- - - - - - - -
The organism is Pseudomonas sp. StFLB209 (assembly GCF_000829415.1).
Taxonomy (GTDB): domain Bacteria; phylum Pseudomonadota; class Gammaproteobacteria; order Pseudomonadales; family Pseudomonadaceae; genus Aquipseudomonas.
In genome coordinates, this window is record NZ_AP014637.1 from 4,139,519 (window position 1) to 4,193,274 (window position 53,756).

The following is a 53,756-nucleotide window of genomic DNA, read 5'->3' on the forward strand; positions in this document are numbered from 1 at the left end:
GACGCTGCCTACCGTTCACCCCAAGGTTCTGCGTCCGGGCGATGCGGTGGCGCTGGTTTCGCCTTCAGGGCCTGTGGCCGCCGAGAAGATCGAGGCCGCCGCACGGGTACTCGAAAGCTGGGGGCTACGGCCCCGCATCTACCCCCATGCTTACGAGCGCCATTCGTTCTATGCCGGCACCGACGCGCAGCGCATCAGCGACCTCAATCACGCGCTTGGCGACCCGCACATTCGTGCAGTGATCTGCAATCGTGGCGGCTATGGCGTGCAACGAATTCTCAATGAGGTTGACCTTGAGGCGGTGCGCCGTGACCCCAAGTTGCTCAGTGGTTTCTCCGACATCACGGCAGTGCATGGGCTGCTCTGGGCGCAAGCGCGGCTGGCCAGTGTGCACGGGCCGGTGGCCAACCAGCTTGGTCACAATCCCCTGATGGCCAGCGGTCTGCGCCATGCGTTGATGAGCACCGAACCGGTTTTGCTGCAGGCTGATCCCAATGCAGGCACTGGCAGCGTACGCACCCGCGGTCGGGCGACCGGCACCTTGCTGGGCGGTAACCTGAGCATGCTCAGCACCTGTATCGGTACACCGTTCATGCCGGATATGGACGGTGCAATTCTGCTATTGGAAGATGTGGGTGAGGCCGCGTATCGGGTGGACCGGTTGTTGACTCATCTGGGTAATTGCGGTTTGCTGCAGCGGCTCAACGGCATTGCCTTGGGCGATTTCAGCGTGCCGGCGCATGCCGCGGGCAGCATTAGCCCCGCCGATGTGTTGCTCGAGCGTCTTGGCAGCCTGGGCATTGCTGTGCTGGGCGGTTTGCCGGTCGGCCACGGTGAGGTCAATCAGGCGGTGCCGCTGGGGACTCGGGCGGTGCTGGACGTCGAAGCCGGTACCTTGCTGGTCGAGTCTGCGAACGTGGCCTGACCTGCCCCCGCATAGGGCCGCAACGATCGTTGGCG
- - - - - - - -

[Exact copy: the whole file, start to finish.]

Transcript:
The organism is Pseudomonas sp. StFLB209 (assembly GCF_000829415.1).
Taxonomy (GTDB): domain Bacteria; phylum Pseudomonadota; class Gammaproteobacteria; order Pseudomonadales; family Pseudomonadaceae; genus Aquipseudomonas.
In genome coordinates, this window is record NZ_AP014637.1 from 4,139,519 (window position 1) to 4,193,274 (window position 53,756).

The following is a 53,756-nucleotide window of genomic DNA, read 5'->3' on the forward strand; positions in this document are numbered from 1 at the left end:
GACGCTGCCTACCGTTCACCCCAAGGTTCTGCGTCCGGGCGATGCGGTGGCGCTGGTTTCGCCTTCAGGGCCTGTGGCCGCCGAGAAGATCGAGGCCGCCGCACGGGTACTCGAAAGCTGGGGGCTACGGCCCCGCATCTACCCCCATGCTTACGAGCGCCATTCGTTCTATGCCGGCACCGACGCGCAGCGCATCAGCGACCTCAATCACGCGCTTGGCGACCCGCACATTCGTGCAGTGATCTGCAATCGTGGCGGCTATGGCGTGCAACGAATTCTCAATGAGGTTGACCTTGAGGCGGTGCGCCGTGACCCCAAGTTGCTCAGTGGTTTCTCCGACATCACGGCAGTGCATGGGCTGCTCTGGGCGCAAGCGCGGCTGGCCAGTGTGCACGGGCCGGTGGCCAACCAGCTTGGTCACAATCCCCTGATGGCCAGCGGTCTGCGCCATGCGTTGATGAGCACCGAACCGGTTTTGCTGCAGGCTGATCCCAATGCAGGCACTGGCAGCGTACGCACCCGCGGTCGGGCGACCGGCACCTTGCTGGGCGGTAACCTGAGCATGCTCAGCACCTGTATCGGTACACCGTTCATGCCGGATATGGACGGTGCAATTCTGCTATTGGAAGATGTGGGTGAGGCCGCGTATCGGGTGGACCGGTTGTTGACTCATCTGGGTAATTGCGGTTTGCTGCAGCGGCTCAACGGCATTGCCTTGGGCGATTTCAGCGTGCCGGCGCATGCCGCGGGCAGCATTAGCCCCGCCGATGTGTTGCTCGAGCGTCTTGGCAGCCTGGGCATTGCTGTGCTGGGCGGTTTGCCGGTCGGCCACGGTGAGGTCAATCAGGCGGTGCCGCTGGGGACTCGGGCGGTGCTGGACGTCGAAGCCGGTACCTTGCTGGTCGAGTCTGCGAACGTGGCCTGACCTGCCCCCGCATAGGGCCGCAACGATCGTTGGCG